So, the title above is absolutely no surprise to anyone. How you get around, how cities interact with their modes of transit, these are innately political questions. Last week it was widely reported that taxi drivers in the city of Toronto are being targeted for ticketing by police and bylaw officers. See the article from the Toronto Star here about the level of ticketing that’s been happening on our streets. In addition, a few weeks back taxi drivers were banned from using the Toronto Island Airports terminal bathrooms on the grounds that they weren’t respecting them. Porta potties have been provided on site.
The question of transit and how we design cities is complex. It was only a few weeks before the issue with the Island Airport bathrooms that the PTA of the public school located across the street from the airport terminal was complaining about the dangers to their students when there’s such a high level of taxi traffic in that district. Essentially the island airport has too small of a footprint for its level of usage and everyone is being impacted at this point.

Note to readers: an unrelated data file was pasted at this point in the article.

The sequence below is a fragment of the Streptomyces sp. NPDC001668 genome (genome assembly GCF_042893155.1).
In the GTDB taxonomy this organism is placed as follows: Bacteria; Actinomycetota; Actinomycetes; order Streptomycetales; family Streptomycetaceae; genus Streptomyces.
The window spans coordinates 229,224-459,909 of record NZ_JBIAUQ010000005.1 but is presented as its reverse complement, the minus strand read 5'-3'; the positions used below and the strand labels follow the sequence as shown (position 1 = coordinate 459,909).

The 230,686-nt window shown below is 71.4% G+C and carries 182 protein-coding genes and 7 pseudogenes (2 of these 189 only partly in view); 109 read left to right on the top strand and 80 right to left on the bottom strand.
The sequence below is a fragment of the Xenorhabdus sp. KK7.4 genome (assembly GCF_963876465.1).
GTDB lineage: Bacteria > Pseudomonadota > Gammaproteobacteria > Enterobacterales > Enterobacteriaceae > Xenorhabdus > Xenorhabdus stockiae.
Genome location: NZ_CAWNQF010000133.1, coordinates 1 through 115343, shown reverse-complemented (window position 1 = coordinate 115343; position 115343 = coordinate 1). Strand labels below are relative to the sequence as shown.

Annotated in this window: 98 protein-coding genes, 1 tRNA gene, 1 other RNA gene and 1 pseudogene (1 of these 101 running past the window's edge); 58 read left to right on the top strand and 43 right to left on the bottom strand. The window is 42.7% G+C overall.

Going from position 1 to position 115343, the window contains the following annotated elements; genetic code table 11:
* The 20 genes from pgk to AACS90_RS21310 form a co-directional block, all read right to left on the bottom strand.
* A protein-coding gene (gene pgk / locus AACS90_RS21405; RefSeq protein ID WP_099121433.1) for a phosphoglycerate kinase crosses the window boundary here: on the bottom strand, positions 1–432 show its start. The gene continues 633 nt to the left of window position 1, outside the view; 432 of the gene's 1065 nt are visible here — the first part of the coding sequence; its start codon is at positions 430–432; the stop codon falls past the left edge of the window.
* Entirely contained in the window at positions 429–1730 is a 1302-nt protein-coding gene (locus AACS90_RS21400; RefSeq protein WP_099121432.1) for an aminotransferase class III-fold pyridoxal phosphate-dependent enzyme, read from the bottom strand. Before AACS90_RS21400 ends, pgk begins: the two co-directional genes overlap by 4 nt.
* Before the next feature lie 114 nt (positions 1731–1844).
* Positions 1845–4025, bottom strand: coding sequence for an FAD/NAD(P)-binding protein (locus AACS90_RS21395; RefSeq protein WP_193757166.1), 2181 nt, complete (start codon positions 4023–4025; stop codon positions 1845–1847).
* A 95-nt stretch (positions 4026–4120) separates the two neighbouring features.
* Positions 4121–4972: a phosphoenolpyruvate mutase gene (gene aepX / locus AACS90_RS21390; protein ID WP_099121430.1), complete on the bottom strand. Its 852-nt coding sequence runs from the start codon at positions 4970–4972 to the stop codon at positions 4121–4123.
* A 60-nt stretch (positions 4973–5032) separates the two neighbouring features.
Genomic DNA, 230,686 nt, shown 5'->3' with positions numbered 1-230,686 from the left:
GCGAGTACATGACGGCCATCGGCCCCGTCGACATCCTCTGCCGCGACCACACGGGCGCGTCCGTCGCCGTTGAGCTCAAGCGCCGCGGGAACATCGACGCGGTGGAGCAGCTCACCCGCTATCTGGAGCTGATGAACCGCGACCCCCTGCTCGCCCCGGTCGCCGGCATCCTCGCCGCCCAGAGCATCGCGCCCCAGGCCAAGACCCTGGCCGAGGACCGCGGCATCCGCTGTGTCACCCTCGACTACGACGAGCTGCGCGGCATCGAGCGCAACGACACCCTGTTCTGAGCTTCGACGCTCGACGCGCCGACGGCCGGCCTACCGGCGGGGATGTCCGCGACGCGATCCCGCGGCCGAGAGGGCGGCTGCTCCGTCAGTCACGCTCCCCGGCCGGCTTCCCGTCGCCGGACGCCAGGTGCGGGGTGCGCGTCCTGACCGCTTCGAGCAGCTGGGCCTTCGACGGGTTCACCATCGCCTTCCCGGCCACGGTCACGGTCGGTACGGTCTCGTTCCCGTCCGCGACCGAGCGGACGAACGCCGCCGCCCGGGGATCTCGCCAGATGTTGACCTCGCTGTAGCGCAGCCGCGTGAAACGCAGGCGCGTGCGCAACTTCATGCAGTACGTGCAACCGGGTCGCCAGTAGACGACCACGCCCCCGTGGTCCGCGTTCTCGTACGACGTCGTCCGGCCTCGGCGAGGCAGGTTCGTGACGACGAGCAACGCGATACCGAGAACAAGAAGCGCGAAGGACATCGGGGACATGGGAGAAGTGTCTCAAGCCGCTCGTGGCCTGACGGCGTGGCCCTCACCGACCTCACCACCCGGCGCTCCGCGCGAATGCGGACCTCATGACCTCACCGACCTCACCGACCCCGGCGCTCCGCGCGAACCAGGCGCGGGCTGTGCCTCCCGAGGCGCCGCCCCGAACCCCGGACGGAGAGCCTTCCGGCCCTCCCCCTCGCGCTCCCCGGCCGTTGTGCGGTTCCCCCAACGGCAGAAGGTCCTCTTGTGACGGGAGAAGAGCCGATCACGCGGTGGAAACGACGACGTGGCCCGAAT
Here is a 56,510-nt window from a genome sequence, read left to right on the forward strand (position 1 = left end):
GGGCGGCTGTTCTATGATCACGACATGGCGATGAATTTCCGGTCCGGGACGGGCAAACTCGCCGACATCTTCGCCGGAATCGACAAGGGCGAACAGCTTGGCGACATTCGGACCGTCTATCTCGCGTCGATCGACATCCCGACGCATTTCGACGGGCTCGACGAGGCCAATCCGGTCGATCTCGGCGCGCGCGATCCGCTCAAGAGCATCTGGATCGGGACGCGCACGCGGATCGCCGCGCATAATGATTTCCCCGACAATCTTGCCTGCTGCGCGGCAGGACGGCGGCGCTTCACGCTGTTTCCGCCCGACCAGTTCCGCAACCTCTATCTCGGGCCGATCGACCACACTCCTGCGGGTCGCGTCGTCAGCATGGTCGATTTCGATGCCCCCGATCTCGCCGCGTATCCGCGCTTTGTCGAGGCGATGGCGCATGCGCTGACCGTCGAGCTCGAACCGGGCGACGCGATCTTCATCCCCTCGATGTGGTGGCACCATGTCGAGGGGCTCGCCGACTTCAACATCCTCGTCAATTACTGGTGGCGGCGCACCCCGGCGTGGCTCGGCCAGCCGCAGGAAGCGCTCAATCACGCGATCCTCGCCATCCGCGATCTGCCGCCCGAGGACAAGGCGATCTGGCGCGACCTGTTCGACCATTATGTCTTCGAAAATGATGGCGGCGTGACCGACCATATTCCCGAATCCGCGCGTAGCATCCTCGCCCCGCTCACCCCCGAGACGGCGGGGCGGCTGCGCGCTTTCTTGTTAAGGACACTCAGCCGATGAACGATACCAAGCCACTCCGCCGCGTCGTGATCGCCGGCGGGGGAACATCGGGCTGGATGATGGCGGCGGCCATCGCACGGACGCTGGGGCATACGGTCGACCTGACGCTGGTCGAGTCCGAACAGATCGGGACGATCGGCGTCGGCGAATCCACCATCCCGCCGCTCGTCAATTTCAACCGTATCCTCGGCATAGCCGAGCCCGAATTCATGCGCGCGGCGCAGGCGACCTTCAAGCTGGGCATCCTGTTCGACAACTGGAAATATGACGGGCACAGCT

It calls into question why we seem to have such a difficult relationship with taxis in our city. Are we essentially a city for car owners and no one else? What do you think?
Andy McKim and I were at the MOVE exhibit at the Evergreen Brick Works two weekends ago. It presented a fascinating vision of how we could change transit within this city. Some of the more interesting ideas were essentially personal pods that link up into collectively powered “trains of pods” along major transit routes like the Gardiner. They were computer driven, so you would travel part of your own path and partially with the group in order to save energy and reduce traffic congestion caused by accidents and differing speeds of travel. (please note this is a vast summary, gathered from reading while also tending to my four year old. If your understanding is more nuanced, please,please provide it!). We were both inspired by the alternate visions at play and the sense that we can overcome our challenges and move forward with collective will.